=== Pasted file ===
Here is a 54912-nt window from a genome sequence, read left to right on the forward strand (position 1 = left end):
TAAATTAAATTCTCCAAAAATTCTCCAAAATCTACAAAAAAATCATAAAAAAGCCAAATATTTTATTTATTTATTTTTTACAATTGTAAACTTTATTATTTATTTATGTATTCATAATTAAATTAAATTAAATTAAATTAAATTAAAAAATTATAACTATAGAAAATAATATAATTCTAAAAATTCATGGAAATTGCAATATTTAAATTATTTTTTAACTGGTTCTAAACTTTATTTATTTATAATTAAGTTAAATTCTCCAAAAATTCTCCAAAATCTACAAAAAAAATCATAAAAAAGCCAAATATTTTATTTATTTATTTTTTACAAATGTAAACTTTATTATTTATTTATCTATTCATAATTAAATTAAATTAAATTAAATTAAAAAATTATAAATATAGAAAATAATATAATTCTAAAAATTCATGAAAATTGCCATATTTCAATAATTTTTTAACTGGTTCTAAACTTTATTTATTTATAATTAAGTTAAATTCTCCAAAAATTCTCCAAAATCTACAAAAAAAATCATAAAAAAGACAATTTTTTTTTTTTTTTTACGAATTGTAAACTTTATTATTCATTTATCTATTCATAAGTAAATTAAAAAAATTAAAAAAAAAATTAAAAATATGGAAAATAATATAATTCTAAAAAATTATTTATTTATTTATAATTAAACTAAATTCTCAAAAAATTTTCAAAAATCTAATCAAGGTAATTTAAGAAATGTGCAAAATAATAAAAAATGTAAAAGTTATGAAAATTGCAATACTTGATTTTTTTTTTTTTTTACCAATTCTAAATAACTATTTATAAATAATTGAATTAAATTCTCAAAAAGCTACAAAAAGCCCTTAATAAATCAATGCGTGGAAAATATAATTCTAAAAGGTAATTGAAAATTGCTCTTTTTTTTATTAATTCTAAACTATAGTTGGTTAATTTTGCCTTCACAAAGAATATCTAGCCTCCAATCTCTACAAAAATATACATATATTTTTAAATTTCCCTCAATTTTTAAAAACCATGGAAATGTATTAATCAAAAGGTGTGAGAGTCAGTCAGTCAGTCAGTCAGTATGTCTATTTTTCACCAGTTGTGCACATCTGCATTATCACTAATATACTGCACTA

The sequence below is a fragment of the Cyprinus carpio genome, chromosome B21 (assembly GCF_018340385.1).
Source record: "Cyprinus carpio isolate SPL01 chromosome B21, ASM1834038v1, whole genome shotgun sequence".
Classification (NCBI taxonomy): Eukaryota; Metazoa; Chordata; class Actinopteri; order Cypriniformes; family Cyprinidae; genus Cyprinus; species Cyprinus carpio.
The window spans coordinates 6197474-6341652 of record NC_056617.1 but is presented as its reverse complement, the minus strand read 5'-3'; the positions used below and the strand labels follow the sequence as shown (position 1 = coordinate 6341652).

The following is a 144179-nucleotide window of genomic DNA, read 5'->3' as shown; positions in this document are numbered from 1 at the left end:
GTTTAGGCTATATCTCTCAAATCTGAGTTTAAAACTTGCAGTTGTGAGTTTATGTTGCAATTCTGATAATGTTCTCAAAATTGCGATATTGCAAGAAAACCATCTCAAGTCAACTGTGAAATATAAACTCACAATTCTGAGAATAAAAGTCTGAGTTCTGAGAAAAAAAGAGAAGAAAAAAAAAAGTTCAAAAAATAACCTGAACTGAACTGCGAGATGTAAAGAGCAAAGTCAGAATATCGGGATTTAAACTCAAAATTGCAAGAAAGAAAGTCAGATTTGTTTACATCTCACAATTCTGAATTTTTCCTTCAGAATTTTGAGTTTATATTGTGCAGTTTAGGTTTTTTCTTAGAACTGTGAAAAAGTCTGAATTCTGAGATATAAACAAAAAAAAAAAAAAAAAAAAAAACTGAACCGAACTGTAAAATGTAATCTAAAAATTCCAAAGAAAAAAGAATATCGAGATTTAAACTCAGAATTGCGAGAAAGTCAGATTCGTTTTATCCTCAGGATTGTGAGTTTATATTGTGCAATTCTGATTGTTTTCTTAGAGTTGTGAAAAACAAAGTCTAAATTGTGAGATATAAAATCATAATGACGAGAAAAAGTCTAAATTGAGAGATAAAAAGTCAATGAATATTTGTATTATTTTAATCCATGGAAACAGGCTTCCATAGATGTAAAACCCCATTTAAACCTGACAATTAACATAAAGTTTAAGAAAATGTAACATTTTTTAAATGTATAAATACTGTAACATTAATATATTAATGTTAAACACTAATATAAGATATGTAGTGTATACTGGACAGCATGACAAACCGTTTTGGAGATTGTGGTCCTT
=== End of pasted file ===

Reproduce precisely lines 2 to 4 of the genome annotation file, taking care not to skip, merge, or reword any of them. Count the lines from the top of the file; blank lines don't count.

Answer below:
TAAATTAAATTCTCCAAAAATTCTCCAAAATCTACAAAAAAATCATAAAAAAGCCAAATATTTTATTTATTTATTTTTTACAATTGTAAACTTTATTATTTATTTATGTATTCATAATTAAATTAAATTAAATTAAATTAAATTAAAAAATTATAACTATAGAAAATAATATAATTCTAAAAATTCATGGAAATTGCAATATTTAAATTATTTTTTAACTGGTTCTAAACTTTATTTATTTATAATTAAGTTAAATTCTCCAAAAATTCTCCAAAATCTACAAAAAAAATCATAAAAAAGCCAAATATTTTATTTATTTATTTTTTACAAATGTAAACTTTATTATTTATTTATCTATTCATAATTAAATTAAATTAAATTAAATTAAAAAATTATAAATATAGAAAATAATATAATTCTAAAAATTCATGAAAATTGCCATATTTCAATAATTTTTTAACTGGTTCTAAACTTTATTTATTTATAATTAAGTTAAATTCTCCAAAAATTCTCCAAAATCTACAAAAAAAATCATAAAAAAGACAATTTTTTTTTTTTTTTTACGAATTGTAAACTTTATTATTCATTTATCTATTCATAAGTAAATTAAAAAAATTAAAAAAAAAATTAAAAATATGGAAAATAATATAATTCTAAAAAATTATTTATTTATTTATAATTAAACTAAATTCTCAAAAAATTTTCAAAAATCTAATCAAGGTAATTTAAGAAATGTGCAAAATAATAAAAAATGTAAAAGTTATGAAAATTGCAATACTTGATTTTTTTTTTTTTTTACCAATTCTAAATAACTATTTATAAATAATTGAATTAAATTCTCAAAAAGCTACAAAAAGCCCTTAATAAATCAATGCGTGGAAAATATAATTCTAAAAGGTAATTGAAAATTGCTCTTTTTTTTATTAATTCTAAACTATAGTTGGTTAATTTTGCCTTCACAAAGAATATCTAGCCTCCAATCTCTACAAAAATATACATATATTTTTAAATTTCCCTCAATTTTTAAAAACCATGGAAATGTATTAATCAAAAGGTGTGAGAGTCAGTCAGTCAGTCAGTCAGTATGTCTATTTTTCACCAGTTGTGCACATCTGCATTATCACTAATATACTGCACTA

The sequence below is a fragment of the Cyprinus carpio genome, chromosome B21 (assembly GCF_018340385.1).
Source record: "Cyprinus carpio isolate SPL01 chromosome B21, ASM1834038v1, whole genome shotgun sequence".